Neither is this one - Davy Jones' Monkees audition
Oh, sure, the Monkees were manufactured pop-culture tripe; a shameless attempt to capture the madcap antics of the Beatles in A Hard Day's Night and Help!. And young David Jones, who already had years of acting and musical experience under his belt, was clearly designed to play the Paul McCartney Cute Boy role.
Davy Jones was the Justin Bieber of his time. The Beatles had already blazed the mop-top trail and had already delivered the actual goods of musicianship. McCartney may have been the angelic face of a band that put parents in the early 1960's into a panic, making his mark at a time when Davy Jones was still in his teens, playing the Artful Dodger in the musical Oliver! (video above) on the very same Ed Sullivan Show on which the Beatles made their US debut. But by the time The Monkees debuted, the Beatles had already released Revolver and were showing signs of the progression that would blow minds all over the world the next year with Sgt. Pepper's Lonely Hearts Club Band.
But a strange thing happened with this Faux Four. Somewhere along the way, and it didn't take long, they decided they wanted to be actual musicians -- and succeeded, even to the point of being invited to a party given by the Beatles during the recording of Sgt. Pepper. John Lennon likened The Monkees to the kind of madcap comedy attributed to the Marx Bros, and George Harrison thought enough of what they were doing to say they had real talent -- and invited Peter Tork to play 5-string banjo on his first solo album.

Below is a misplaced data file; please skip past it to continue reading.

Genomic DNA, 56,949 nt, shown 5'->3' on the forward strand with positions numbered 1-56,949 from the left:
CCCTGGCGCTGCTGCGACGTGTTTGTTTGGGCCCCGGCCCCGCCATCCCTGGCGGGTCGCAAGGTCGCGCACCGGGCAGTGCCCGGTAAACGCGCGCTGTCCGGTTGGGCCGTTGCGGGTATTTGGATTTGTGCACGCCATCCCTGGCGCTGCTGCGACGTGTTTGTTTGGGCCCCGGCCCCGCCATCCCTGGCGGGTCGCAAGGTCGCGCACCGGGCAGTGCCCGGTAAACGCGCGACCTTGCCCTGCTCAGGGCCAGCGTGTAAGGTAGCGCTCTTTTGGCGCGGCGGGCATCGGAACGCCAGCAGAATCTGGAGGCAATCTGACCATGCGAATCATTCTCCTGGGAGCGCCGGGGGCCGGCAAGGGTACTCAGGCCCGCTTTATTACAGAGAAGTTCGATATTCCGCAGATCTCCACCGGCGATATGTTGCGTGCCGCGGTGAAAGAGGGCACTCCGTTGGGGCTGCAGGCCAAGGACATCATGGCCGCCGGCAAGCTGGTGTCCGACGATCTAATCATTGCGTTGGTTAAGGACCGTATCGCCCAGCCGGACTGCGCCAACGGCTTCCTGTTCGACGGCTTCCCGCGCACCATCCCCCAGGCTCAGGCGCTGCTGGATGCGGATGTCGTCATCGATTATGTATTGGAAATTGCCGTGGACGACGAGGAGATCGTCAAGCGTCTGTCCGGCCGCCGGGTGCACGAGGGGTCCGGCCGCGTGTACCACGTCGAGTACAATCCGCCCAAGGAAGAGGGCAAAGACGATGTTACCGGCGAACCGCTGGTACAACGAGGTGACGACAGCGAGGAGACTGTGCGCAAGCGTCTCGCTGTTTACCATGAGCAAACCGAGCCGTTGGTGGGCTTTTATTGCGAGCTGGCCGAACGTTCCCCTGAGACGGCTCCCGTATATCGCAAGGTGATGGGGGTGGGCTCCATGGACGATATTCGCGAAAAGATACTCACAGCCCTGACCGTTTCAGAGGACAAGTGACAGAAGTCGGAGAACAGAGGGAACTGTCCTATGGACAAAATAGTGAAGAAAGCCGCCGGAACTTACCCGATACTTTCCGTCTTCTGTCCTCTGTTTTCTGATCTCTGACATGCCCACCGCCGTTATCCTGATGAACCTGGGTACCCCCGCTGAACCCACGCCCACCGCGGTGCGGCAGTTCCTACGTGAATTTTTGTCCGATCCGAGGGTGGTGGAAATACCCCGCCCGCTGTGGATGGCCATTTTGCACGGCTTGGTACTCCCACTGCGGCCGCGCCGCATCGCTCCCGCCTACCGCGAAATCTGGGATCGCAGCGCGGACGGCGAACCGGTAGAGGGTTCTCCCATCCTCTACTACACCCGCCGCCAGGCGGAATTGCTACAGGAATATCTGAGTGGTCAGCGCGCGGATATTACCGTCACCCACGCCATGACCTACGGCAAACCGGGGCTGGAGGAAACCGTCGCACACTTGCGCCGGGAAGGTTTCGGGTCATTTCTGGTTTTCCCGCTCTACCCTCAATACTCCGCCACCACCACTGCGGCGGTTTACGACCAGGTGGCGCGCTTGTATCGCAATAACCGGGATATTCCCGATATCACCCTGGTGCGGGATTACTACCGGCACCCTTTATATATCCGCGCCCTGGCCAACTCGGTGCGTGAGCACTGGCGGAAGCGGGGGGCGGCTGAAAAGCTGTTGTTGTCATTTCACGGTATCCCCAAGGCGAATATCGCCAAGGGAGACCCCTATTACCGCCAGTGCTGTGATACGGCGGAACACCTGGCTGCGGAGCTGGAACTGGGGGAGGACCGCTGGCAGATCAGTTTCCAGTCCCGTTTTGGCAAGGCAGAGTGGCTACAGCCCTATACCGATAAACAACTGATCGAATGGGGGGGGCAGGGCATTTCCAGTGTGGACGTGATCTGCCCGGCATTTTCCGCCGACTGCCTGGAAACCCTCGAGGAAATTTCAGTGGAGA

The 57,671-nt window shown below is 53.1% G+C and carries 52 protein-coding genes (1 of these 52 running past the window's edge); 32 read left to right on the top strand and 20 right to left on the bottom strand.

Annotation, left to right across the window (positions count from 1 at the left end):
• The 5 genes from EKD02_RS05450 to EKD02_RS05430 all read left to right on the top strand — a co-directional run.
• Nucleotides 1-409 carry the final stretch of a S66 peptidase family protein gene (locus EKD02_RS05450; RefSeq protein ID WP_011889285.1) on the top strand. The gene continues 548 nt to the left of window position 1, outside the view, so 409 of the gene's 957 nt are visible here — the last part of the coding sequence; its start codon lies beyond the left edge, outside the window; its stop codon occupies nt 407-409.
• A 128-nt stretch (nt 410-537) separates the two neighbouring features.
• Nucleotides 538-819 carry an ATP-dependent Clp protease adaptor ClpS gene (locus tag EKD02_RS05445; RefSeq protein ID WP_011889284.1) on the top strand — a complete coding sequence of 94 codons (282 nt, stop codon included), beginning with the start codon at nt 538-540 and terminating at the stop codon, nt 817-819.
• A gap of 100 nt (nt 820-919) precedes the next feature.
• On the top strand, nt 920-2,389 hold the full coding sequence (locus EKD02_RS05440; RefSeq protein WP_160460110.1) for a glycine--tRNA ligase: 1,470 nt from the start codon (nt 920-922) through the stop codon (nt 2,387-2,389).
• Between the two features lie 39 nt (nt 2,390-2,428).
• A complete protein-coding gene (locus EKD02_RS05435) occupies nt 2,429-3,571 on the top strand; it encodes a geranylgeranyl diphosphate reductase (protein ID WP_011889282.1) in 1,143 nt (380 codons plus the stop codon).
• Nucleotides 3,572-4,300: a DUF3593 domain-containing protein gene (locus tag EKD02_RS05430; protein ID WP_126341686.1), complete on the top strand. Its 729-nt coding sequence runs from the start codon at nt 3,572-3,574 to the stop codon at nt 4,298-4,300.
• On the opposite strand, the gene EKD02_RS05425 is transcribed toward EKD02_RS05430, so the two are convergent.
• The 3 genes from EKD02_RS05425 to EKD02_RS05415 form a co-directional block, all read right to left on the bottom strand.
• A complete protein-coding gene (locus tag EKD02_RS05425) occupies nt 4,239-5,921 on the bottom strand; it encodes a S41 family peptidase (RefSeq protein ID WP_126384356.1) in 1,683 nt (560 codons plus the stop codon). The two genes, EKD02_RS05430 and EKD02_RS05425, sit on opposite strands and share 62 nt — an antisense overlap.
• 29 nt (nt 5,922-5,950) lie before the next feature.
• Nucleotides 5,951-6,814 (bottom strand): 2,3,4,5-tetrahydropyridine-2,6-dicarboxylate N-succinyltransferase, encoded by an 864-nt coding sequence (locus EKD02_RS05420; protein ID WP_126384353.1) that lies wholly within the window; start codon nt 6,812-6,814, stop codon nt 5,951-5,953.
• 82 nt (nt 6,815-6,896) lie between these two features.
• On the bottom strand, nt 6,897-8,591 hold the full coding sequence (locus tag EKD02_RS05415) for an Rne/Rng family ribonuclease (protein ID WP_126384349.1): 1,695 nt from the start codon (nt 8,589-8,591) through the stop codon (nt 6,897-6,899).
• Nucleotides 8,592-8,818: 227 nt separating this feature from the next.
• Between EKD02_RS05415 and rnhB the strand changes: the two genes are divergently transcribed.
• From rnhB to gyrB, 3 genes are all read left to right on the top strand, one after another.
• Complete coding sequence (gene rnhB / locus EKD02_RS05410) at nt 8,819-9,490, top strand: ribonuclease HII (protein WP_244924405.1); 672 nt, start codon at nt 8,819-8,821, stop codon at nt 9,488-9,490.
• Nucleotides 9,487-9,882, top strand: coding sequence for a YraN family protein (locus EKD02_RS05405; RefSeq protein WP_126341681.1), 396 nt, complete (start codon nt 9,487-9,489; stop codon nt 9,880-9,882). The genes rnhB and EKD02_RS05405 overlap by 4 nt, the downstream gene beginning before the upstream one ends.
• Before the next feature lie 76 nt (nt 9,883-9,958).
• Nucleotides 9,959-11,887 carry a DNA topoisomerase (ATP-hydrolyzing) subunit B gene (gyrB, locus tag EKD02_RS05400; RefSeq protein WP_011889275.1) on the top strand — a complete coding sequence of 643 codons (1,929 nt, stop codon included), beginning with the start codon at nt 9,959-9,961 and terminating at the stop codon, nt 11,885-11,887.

Davy Jones was probably the least musical member of the band, and clung to its legacy longer than any of the other band members. But to a short girl of eleven in 1966, the diminutive Davy Jones was as much someone to identify with as much he was a cute boy. And from the accounts of those who knew him, he was also a very, very nice and generous soul.
Here are Micky Dolenz, Peter Tork, and Davy Jones at New York's Beacon Theatre last year:
And lo those many years ago:
It's weird watching the pop culture icons of your youth start to depart, and I think my generation is more ill-equipped than most to wrap what's left of our minds around it, for it reminds us that we are next in line. Paul McCartney is still rocking at sixty-nine, and the ridiculousness that is Mick Jagger is still strutting at the same age. The Beach Boys have patched things up with their mercurial genius Brian Wilson and will be doing a 50th anniversary tour this summer, hopefully not singing "Be True To Your School" at Mike Love's advanced age of 71. But there has to be something between the ridiculousness of rock stars who are now senior citizens by anyone's definition still parading around on stage the way they did forty years ago, and the vast parade of those who survived into their 50's and 60's but still left too soon of sudden heart attacks -- Jerry Garcia...John Entwhistle...Paul Butterfield...Roy Orbison...Alex Chilton...and now Davy Jones, all of whose deaths show that there really is such a thing as too old to rock 'n' roll and too young to die.
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